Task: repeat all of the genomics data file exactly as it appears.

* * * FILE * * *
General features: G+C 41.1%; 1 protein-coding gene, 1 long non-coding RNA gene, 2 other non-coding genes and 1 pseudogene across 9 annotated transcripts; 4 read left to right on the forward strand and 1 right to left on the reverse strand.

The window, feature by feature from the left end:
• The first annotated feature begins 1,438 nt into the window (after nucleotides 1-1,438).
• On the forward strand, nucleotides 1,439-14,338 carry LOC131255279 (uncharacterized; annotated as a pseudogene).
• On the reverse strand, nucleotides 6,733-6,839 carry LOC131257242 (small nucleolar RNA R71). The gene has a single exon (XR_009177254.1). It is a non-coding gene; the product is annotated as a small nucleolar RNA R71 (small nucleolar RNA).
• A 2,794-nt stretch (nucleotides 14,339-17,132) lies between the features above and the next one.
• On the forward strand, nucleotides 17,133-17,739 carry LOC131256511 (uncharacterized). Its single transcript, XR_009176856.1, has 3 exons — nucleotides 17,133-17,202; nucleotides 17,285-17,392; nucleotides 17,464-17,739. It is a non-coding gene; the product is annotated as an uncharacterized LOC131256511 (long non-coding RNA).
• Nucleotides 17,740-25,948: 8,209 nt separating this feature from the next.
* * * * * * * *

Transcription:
General features: G+C 41.1%; 1 protein-coding gene, 1 long non-coding RNA gene, 2 other non-coding genes and 1 pseudogene across 9 annotated transcripts; 4 read left to right on the forward strand and 1 right to left on the reverse strand.

The window, feature by feature from the left end:
• The first annotated feature begins 1,438 nt into the window (after nucleotides 1-1,438).
• On the forward strand, nucleotides 1,439-14,338 carry LOC131255279 (uncharacterized; annotated as a pseudogene).
• On the reverse strand, nucleotides 6,733-6,839 carry LOC131257242 (small nucleolar RNA R71). The gene has a single exon (XR_009177254.1). It is a non-coding gene; the product is annotated as a small nucleolar RNA R71 (small nucleolar RNA).
• A 2,794-nt stretch (nucleotides 14,339-17,132) lies between the features above and the next one.
• On the forward strand, nucleotides 17,133-17,739 carry LOC131256511 (uncharacterized). Its single transcript, XR_009176856.1, has 3 exons — nucleotides 17,133-17,202; nucleotides 17,285-17,392; nucleotides 17,464-17,739. It is a non-coding gene; the product is annotated as an uncharacterized LOC131256511 (long non-coding RNA).
• Nucleotides 17,740-25,948: 8,209 nt separating this feature from the next.